The Windy City Wheeler-Dealer

Stunning, shocking, and questionable. Those are terms that just don’t apply to moves made by MLB’s current set of General Managers anymore. But not every GM in the league has the gumption of the Chicago White Sox’ Kenny Williams.

Kenny Williams working the phones

Kenny Williams working the phones

Of course, not every GM in the league has eaten a peanut butter and jelly sandwich for lunch every work day for the past 9 years either or picks up jaywalking tickets in front of Seattle’s Safeco Field, but those are stories forĀ another time.

Today’s news that the White Sox have picked up Alex Rios from the Toronto Blue Jays in exchange for, well, nothing goes down in my book as one of the most intriguing acquisitions in recent years. The fact that it comes on the heels of Williams’ acquisition of Jake Peavy from the San Diego Padres just adds fuel to the fire.

The Rios waiver claim transaction will be discussed for years due to the length (through 2014) and size (upwards of $60 million guaranteed) of the contract that Rios signed early in the 2008 season.

Outfielder Jermaine Dye, who is certain to be affected by the the addition of another big-money outfielder, is nonetheless “excited with the player he (Rios) is” and expects Rios to help the team down the stretch.

Manager Ozzie Guillen calls it “great news, pretty good headache” to figure out how to juggle the lineup to find playing time for everyone and seems ecstatic with the upgrade of Rios, irrespective of the contract situation.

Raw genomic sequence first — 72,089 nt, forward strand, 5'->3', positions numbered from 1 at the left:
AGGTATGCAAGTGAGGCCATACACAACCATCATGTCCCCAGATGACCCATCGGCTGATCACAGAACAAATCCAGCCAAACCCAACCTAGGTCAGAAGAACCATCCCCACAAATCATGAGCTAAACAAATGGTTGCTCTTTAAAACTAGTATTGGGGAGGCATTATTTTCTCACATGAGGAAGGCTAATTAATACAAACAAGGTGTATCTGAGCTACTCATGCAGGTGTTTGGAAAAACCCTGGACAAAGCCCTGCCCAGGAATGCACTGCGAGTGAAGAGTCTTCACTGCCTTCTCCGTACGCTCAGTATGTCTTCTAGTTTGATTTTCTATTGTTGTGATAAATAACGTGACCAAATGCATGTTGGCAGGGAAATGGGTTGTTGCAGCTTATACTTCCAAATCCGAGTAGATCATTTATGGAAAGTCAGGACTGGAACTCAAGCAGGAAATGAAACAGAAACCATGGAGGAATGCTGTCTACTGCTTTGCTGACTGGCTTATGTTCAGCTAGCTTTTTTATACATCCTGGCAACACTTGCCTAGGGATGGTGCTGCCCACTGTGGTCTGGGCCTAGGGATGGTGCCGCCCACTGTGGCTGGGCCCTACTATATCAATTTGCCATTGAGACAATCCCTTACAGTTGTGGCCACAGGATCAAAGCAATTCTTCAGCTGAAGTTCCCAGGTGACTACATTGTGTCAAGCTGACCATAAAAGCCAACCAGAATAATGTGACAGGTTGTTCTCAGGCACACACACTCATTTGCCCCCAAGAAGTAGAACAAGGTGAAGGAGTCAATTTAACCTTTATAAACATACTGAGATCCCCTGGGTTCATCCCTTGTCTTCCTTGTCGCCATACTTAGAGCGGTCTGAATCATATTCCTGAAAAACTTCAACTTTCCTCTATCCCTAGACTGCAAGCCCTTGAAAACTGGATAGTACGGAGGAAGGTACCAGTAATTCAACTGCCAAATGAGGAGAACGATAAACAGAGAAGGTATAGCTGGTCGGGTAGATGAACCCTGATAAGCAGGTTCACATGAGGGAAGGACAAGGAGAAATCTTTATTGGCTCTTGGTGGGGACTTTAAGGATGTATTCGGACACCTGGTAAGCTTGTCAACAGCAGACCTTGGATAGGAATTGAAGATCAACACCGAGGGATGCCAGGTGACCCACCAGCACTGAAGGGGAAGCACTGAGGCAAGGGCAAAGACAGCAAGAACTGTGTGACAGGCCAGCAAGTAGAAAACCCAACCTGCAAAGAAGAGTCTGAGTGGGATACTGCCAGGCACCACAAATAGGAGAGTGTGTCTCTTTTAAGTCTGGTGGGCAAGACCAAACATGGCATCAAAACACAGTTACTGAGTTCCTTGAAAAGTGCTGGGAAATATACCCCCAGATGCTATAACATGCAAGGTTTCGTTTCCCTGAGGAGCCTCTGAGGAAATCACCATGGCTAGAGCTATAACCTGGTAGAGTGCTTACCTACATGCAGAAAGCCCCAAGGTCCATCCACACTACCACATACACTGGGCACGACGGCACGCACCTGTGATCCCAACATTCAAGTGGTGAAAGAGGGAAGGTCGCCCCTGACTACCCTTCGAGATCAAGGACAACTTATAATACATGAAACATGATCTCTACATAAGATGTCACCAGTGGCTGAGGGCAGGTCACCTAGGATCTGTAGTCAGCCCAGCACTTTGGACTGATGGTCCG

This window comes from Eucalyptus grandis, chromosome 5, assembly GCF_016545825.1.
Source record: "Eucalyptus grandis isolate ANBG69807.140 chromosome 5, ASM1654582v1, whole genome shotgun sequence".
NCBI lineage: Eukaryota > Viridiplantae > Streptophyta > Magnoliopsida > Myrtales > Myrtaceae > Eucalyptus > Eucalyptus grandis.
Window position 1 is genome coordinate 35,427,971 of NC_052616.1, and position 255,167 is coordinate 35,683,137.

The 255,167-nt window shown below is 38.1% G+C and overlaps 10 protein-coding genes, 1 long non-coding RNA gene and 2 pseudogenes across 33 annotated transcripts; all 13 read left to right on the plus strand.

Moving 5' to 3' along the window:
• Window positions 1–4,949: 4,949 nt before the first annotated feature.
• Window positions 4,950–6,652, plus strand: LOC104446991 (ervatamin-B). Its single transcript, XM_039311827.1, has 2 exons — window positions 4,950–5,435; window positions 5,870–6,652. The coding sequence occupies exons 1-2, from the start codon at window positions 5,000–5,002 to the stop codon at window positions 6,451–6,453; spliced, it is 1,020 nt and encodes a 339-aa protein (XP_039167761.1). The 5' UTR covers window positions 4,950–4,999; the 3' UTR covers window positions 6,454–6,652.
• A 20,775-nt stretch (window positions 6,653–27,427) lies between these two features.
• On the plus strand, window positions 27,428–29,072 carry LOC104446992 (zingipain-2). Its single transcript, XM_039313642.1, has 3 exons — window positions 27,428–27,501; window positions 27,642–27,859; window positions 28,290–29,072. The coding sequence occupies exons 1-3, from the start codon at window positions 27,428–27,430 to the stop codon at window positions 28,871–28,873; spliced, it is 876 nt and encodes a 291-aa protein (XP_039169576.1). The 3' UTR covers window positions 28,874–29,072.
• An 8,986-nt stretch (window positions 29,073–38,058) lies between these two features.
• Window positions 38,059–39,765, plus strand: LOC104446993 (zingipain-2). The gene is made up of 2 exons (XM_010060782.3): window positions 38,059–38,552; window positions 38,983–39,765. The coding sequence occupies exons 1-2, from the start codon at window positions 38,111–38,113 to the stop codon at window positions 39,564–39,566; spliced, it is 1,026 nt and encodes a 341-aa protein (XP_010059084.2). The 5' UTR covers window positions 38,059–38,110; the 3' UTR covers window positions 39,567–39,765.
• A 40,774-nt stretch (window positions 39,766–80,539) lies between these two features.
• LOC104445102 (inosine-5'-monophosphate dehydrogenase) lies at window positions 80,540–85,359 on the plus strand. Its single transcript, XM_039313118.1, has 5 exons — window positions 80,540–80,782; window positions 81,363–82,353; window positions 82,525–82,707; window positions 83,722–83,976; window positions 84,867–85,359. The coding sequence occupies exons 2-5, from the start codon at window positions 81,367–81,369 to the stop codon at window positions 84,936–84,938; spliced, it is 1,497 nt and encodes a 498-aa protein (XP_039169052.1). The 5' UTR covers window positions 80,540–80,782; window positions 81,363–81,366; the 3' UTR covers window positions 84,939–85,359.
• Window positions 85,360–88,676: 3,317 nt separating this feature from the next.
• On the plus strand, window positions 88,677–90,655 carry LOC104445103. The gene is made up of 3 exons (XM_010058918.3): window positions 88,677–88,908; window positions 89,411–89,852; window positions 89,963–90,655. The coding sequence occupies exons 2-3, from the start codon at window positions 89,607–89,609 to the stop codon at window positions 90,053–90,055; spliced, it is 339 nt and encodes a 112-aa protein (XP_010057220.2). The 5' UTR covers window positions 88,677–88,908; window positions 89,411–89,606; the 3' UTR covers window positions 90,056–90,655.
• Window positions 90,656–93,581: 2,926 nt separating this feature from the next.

And Ted Keith of is rightfully focused on the risk involved with taking on another high-priced, long-term contract so soon after bringing in Peavy, but acknowledges that the move confirms that Williams and the White Sox are going for a World Series title this season.

Personally, I love it. Williams knows how to maximize the chips that he has and is bold enough to continue to allocate owner Jerry Reinsdorf’s money with the unwavering intent to bring another title to Chicago’s South Side.

The Sox are just three games out of the A.L. Central lead (behind Detroit) and Rios will help to close that gap while giving the franchise another asset to build around for the future. It’s not my money, but there are definitely worse guys than Williams around the majors responsible for spending it on behalf of their owners.

Williams delivered with a title in 2005, breaking an 88-year spell of futility. With Williams at the helm, there is no way that the Sox wait another 88 years for the next one. Whether or not the Rios and Peavy deals pan out.

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~ by acm213 on August 10, 2009.

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